BELLOWS FALLS -- Village voters overwhelmingly rejected proposed changes to their charter last week and the head of the committee responsible for the suggested revisions said no one will attempt to alter the document for a while.
Bellows Falls Village Trustee Deborah Wright said there are a lot of hard feelings between the opposing sides and the charter revisions committee she chairs will not attempt to touch the charter for the foreseeable future.
According to Town Clerk Brenda Doherty, the public voted 212-69 against the revisions on Tuesday, Dec. 4.
Wright said she is also disappointed in voter turnout, as she said only 281 -- or 16 percent -- of the village's 1,800 registered voters showed up to cast their ballot at the Masonic Temple on Westminster Street. She said the low numbers were the result of apathy and fear. She said many are apathetic following the much-hyped presidential election in November and others were afraid of the proposed changes due to the rhetoric of those who opposed the revisions.
"It all got down to a game of semantics," Wright said. "The majority did not read the charter and these (voters) are the people running the show."
Voters had to choose to adopt or reject a revised charter in its entirety. They were not be allowed to pick which changes they wanted and which ones they didn't. The proposed changes included an update on statutory expenses, a clarification with respect to acquisition of
Opponents of the suggested alterations included Doug MacPhee, who attended both public hearings (Oct. 23 and Nov. 7) about them. He had submitted a request to the charter revisions committee to edit some of the proposed alterations but they were not accepted.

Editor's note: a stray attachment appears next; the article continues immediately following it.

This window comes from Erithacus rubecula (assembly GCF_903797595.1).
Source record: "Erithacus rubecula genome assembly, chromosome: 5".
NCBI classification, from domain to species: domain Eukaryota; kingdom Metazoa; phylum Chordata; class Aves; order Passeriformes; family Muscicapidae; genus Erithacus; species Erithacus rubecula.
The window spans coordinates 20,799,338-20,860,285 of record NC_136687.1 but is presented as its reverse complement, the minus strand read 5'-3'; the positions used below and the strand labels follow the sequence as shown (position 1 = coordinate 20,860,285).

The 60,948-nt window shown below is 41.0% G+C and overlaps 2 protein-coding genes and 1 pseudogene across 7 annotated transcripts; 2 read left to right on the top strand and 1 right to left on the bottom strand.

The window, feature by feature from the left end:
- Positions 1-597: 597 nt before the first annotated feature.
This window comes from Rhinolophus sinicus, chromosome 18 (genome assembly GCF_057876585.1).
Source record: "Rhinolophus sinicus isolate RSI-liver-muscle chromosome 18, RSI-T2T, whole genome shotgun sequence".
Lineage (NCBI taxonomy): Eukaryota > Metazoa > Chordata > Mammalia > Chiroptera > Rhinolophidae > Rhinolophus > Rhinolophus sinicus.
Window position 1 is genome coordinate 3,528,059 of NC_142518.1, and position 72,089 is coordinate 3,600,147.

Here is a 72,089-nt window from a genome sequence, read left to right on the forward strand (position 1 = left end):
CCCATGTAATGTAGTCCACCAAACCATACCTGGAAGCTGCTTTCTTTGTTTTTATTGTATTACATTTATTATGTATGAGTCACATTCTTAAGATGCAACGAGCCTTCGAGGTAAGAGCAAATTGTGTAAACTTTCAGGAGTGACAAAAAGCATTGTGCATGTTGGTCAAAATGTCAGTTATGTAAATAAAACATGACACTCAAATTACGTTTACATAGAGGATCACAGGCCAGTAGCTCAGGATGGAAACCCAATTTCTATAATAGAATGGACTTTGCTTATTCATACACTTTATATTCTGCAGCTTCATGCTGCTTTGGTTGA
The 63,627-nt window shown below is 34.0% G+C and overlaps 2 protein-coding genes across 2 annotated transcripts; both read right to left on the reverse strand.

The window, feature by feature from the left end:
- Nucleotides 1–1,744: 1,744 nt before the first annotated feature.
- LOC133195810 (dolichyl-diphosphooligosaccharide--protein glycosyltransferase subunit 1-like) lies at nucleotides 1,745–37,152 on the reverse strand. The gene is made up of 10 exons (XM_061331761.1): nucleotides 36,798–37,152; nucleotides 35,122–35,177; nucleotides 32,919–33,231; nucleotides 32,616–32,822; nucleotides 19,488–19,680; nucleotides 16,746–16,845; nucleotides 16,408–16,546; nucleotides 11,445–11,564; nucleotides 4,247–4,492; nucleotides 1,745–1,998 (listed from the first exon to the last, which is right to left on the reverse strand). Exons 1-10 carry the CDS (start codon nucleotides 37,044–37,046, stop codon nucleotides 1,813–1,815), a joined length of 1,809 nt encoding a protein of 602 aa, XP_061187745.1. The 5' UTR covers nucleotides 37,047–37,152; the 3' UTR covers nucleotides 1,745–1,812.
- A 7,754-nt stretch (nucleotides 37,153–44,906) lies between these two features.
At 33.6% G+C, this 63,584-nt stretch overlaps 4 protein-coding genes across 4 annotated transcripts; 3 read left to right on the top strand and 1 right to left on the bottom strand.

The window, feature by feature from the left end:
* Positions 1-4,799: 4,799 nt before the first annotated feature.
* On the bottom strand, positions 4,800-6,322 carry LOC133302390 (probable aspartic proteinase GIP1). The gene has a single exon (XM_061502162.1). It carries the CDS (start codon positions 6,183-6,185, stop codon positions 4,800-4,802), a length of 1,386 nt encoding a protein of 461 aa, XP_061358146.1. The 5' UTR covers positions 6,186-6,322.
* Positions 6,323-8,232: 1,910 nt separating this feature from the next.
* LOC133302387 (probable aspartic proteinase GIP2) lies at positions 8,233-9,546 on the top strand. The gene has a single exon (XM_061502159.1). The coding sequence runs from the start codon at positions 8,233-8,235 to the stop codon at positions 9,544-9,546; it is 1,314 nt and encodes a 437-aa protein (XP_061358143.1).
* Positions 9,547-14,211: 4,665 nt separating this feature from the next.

MacPhee could not be reached for comment on Monday.
"I'm not happy that they didn't accept them," he told the Reformer the day of the public vote. He was standing outside the Masonic Temple in support of the revisions being struck down. "I still think the charter itself is a little too complicated -- a lot more than it has to be. I want something more simple that just reflects what the village is. There's too many unanswered questions."
He felt the charter revisions committee -- made up of Wright, fellow Trustee Andrew Smith and village residents Cathy Bergmann and Bob DeRusha -- was trying to push a personal agenda by increasing the power of the trustees.
Wright said increasing the power of the trustees was never the committee's intention. Wright elaborated by saying state statute has always allowed residents to vote get rid of the municipal manager form of government. She said the committee merely wanted the village charter to provide a definition for what she considers the most important job in municipal government, which she said the current one does not do.
"We just wanted to bring the charter up to the 21st century," Wright said. "That was the point, but that is not what was wanted."
Domenic Poli can be reached at firstname.lastname@example.org, or 802-254-2311, ext. 277.